How Much is Inside a Sandwich?

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How much do Sandwiches cost?

Some days, the only money I spend is on my lunch. In the middle of my workday, it is nice to get away from my desk and be served a meal that someone else put together. 90% of the time, I eat lunch at Carl's Jr.

I weigh 350 lbs.

If I'm saving money, bringing my lunch to work is the first adjustment, and a homemade sandwich is often the main course.


But how much money am I really saving? How much does it cost to make a sandwich at home? Its not easy to figure out.

There are a lot of variables. Variable ingredients, seasonal prices and uncertain volumes of those ingredients. When pondering the price of a sandwich, it is tempting to consider each homemade sandwich as a unique snowflake, with a amorphous value.

But, come on. It is a sandwich.


The first ingredient is bread. How much is bread? I don't know.

Obviously there are a lot of different types of bread, from featherweight wonder to bulletproof baguettes.

Our family uses Costco bread, so I used that to calculate my sandwich price.
A $2.00 loaf of Kirkland Multigrain comes in 16 slices, so each slice costs 12 and a half cents, including the two end slices (heels).



White bread is cheaper.


These "round top" generic loaves of white bread at Target were $1.37 and were cut into 20 slices (7¢ each slice).


Oroweat Rye is one of my favorites. It is more expensive. These $3.99 loaves are cut into 16 25¢ slices.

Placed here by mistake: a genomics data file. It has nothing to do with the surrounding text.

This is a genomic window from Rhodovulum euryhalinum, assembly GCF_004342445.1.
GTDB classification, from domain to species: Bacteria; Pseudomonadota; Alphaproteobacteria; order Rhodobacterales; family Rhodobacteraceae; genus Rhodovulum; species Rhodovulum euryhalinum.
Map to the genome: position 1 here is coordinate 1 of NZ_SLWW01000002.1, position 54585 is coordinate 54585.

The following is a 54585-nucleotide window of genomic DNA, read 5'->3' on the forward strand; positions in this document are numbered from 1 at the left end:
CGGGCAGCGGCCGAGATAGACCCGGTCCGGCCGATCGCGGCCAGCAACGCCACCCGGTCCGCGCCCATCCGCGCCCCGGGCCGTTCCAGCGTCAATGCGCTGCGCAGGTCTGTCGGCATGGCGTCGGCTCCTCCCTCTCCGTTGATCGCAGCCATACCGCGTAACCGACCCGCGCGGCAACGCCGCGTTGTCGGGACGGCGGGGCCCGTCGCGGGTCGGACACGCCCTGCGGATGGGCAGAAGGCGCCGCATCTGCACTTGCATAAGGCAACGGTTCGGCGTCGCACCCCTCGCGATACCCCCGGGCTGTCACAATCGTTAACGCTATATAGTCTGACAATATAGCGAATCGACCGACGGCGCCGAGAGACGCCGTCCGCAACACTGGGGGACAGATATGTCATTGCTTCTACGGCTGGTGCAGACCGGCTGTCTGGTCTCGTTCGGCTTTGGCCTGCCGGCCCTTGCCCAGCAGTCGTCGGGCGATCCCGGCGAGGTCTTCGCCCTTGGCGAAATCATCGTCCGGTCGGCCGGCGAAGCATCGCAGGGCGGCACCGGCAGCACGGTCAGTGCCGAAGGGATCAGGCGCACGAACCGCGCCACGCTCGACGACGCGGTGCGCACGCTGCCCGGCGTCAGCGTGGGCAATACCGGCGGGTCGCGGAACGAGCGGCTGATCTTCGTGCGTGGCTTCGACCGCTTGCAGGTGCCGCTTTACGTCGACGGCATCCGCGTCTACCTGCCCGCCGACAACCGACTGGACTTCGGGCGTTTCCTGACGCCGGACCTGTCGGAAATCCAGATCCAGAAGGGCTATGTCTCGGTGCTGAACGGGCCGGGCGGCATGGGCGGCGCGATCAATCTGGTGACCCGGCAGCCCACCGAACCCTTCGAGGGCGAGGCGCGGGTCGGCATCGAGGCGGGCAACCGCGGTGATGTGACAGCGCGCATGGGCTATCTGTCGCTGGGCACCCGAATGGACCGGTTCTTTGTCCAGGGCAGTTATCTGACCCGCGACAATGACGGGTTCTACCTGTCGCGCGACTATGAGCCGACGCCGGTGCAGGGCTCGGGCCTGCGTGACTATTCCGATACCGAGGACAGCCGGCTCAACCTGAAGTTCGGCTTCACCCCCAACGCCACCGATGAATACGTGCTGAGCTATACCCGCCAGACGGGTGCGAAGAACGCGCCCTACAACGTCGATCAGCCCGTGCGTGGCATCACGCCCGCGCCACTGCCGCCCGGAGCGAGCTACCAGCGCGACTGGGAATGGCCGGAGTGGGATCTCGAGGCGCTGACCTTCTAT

They also come packed with 50% less heal than other loaves.


Fat sandwich rolls are a little more. These were $3.49 for six, or 58¢ per roll (29¢ per slice).

 

The most expensive bread I found in the store was a tiny loaf of frozen, wheat and gluten-free rice bread at 31¢ a slice.

If you buy bread at a neighborhood bakery, you might pay $6 a loaf ( 37¢ a slice).


Next, I needed to figure out the price of mayonnaise. How much is two knives-full of mayo? I prepared a sample measurement.


This sample of mayonaissed bread features 16.7 grams of mayonnaise. Dividing a $3.44 jar into 53 slices of mayonaissification comes at a cost of six and a half cents per slice or 13¢ per sandwich.

Miracle whip is the same price.


Plain yellow mustard is the next ingredient.


This sample cursive weighed 3.3 grams, 120th of a 396 gram bottle. That's 1¢ worth.

 

Dijon mustard is to yellow mustard as a Rolls Royce is to your Honda.

A 454 gram bottle sells for $6.99, and that is 5¢ per serving. I don't mustard up both slices of my sandwich bread, so your mileage may vary.


Ketchup isn't often used on sandwiches, but if it were, a 17 gram serving would cost 6¢, assuming you bought a 36 ounce bottle for $3.59


Ok. Mayonnaise and mustard are the cheapest parts of the sandwich. You aren't going to save much money by going without a condiment, but some sandwich lovers prefer them bareback.


Kraft singles are a very inexpensive source of processed "cheese", mostly because they are wafer-thin. Twenty-four slices cost $2.54, or 10.5¢ per slice. It seems a little odd that the cheese might be cheaper than your bread.


I'll measure some real cheese a little later.


Iceberg lettuce is cheap, but a challenge to estimate more accurately than that. I used 14 and a half grams of lettuce on my sample sandwich, which is one 47th of a head of lettuce by weight (2¢).